the first and second claims of patent No. 308,556, and to direct an accounting with respect to the' infringement of said claims and of the second claim of the Hook patent, and to find that said three claims only have been infringed. The interlocutory order of the circuit court, pendente lite, in the case against the National Cigarette & Machine Company, is reversed, with costs of this court.
GINNA et al. v. MERSEREAU CO. (Circuit Court, D. New Jersey. July 3, 1895.)
The Hipperling patent, No. 281,508, for an improvement In machines for manufacturing tin cans, and relating "particularly to a machine for double seaming the head and bottom of rectangular shaped cans," must, in view of the prior Atkinson patent, No. 279,853, be confined to the particular form of construction shown. Hela, therefore, that the second and third claims are not infringed by a machine made in accordance with the Adriance patent, No. 472,284.
This was a bill by Stephen A. Ginna and Richard A. Donaldson against the Mersereau Manufacturing Company for alleged infringement of a patent relating to machines for manufacturing tin cans. Rowland Cox, for complainants. Edwin H. Brown, for defendant. ACHESON, Circuit Judge. The bill charges the defendant with infringement of letters patent No. 281,508, dated July 17, 1883, issued to the complainants as assignees of the inventor, William Hipperling, upon an application filed May 23, 1883, for an improvement in machines for use in the manufacture of tin cans. The invention, the specification states, has relation "particularly to a machine for double seaming the head and bottom of rectangular shaped cans." The machine comprises a revolving table, adjustable vertically, by means of a treadle and a platen, to engage with the head of the can, seaming rollers, m and n, secured in a swinging block, k, which is pivotally mounted on a sliding carriage, f, and a cam, w, arranged on a vertiCal shaft, E, which is geared to rotate in unison with the shaft that carries the platen. When the can is in position between the revolving table and platen, the operator, by the movement of a cam, b', advances the revolving shaft, E, and cam, w, and thereby also the carriage, f, with its seam-forming rollers, towards the platen. One of the rollers is thus forced up against the metal flange, and as the can rotates this roller bends over the metal, and completes the first stage of the fold. Then the cam, b', is released, and by moving the swinging block, k, the other roller is brought into position to press the seam, and the cam, b', being again manipulated by the operator, the seam is flattened and finished. As the machine of IIipperling is organized, the operator has to keep his hand on the handle connected with the cam, b', so that he may accomplish the above-mentioned results gradually. Infringement of the second and third claims of the patent is alleged. Those claims are as follows:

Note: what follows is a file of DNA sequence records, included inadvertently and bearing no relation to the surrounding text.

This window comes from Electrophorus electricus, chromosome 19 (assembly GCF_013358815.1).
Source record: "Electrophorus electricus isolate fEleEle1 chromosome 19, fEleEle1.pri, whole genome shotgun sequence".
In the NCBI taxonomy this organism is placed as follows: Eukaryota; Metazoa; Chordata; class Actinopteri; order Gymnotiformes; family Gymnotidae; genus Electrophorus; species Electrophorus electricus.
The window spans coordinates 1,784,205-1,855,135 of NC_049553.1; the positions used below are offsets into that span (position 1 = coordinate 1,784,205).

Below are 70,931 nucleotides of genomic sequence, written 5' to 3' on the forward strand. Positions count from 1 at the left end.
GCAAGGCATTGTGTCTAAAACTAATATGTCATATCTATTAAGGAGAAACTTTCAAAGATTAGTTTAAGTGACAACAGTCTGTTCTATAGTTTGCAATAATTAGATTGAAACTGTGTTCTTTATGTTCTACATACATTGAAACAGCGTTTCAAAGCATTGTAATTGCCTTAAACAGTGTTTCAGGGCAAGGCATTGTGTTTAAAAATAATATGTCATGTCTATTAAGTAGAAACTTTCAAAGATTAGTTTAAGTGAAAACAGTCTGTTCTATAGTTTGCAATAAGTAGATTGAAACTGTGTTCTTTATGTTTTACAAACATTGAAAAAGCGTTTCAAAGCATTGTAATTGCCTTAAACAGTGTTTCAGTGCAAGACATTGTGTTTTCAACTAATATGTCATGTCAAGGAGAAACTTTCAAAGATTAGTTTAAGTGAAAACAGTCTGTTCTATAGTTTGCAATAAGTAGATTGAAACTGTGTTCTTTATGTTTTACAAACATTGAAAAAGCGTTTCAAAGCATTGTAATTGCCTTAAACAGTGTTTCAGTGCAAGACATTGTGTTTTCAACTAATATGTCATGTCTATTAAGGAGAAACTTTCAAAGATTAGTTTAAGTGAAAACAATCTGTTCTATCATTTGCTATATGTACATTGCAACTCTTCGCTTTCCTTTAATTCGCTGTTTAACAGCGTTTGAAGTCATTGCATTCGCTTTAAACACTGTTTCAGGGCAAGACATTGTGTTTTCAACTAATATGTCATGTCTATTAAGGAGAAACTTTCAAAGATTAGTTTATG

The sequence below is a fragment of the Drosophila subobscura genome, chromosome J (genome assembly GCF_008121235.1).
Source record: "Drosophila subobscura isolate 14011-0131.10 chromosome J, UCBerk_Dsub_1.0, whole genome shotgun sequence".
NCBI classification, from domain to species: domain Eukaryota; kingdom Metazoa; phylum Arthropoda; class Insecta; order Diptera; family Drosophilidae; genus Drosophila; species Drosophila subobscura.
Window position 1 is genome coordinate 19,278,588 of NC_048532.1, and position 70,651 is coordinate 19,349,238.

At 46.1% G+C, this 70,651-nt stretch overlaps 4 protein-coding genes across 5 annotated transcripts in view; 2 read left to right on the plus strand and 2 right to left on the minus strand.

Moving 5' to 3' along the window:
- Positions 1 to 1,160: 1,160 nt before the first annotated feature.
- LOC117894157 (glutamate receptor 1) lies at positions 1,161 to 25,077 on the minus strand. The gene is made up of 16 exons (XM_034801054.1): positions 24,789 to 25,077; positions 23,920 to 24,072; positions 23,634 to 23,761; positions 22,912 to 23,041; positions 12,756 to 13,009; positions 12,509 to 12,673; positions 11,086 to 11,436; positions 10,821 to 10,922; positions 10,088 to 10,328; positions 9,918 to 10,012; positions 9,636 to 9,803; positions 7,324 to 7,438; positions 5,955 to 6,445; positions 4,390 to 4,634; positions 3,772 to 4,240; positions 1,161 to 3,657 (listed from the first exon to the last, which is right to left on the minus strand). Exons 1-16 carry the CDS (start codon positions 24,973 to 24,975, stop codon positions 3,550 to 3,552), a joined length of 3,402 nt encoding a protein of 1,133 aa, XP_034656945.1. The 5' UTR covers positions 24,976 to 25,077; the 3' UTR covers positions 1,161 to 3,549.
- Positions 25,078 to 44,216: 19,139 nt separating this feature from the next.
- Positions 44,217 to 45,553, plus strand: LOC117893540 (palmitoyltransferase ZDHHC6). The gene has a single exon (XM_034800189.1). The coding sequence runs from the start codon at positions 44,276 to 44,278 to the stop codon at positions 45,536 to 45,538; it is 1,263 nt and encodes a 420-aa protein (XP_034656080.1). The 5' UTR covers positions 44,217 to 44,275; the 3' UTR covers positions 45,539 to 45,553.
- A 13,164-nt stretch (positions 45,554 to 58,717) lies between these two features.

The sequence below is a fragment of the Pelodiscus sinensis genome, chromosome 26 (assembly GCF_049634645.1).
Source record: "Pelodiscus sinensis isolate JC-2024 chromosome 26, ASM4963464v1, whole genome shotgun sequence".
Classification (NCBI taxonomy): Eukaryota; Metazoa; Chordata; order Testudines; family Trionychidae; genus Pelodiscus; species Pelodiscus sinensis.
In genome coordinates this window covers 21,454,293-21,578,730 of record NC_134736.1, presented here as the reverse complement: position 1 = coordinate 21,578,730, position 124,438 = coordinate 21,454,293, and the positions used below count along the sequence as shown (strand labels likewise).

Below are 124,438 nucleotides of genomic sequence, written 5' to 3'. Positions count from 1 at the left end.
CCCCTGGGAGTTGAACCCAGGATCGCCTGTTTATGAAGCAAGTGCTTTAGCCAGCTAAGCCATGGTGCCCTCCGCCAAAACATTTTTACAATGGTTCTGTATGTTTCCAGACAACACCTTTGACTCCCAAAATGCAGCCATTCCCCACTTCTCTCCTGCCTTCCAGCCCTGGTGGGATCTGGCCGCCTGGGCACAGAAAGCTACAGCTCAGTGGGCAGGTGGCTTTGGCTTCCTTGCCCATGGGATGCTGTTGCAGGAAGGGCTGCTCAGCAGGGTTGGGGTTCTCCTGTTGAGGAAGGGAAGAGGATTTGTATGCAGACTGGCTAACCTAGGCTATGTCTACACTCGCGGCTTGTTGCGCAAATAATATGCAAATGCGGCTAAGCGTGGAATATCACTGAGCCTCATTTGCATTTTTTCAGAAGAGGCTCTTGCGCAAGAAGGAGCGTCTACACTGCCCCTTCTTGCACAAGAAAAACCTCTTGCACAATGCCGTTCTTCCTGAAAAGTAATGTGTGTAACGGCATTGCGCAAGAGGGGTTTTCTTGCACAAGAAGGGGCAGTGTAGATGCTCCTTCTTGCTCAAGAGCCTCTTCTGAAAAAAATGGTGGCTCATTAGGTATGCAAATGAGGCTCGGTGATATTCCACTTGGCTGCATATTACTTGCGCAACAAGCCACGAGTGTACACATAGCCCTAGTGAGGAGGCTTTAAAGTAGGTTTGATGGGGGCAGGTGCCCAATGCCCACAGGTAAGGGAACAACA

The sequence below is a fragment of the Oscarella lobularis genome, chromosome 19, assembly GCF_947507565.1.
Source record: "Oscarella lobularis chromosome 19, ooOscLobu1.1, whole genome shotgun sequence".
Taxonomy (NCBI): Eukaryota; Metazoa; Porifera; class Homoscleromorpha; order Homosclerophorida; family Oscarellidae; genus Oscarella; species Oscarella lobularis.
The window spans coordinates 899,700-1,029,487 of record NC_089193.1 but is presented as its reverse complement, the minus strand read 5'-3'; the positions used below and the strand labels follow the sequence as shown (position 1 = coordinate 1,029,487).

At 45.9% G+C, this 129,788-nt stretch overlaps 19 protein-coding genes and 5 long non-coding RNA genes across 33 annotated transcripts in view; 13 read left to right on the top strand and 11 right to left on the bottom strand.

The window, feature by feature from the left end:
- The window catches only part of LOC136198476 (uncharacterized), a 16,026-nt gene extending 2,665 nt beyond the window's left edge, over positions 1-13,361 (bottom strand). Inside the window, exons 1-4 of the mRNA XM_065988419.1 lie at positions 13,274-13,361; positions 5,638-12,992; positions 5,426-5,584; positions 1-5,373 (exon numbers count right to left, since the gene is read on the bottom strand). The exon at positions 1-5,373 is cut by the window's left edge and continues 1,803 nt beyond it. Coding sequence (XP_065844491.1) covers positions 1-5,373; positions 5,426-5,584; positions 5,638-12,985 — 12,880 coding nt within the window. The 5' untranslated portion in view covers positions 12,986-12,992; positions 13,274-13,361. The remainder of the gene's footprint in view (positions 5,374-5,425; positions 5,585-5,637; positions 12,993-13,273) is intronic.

(2) In a can-seaming machine, the revolving table and platen between which the can to be treated is held, the platen conforming in outline to that of the
GINNA V. MERSEREAU MANUF'G CO.
can in cross section, In cQmbination with a movable carriage, a revolving can whose edges agree with those of said platen, and which can is adapted to actuate the carriage, and a seaming device sustained by said carriage, and having grooves adapted by their separate contact with the can to complete the seam, substantially as set forth. (3) In a can-seaming machine, the revolving table and platen between which the can to be treated is held, in combination with a movable carriage, a revolving can whose edges agree with those of said platen, and which can is adapted to actuate the carriage, a seaming device sustained by said carriage, and having grooves of suitable form to (by their separate contact with the can) complete the seam, and a pawl and ratchet mechanism whereby the separate grooves may be brought into position to engage the seam, substantfally as set forth.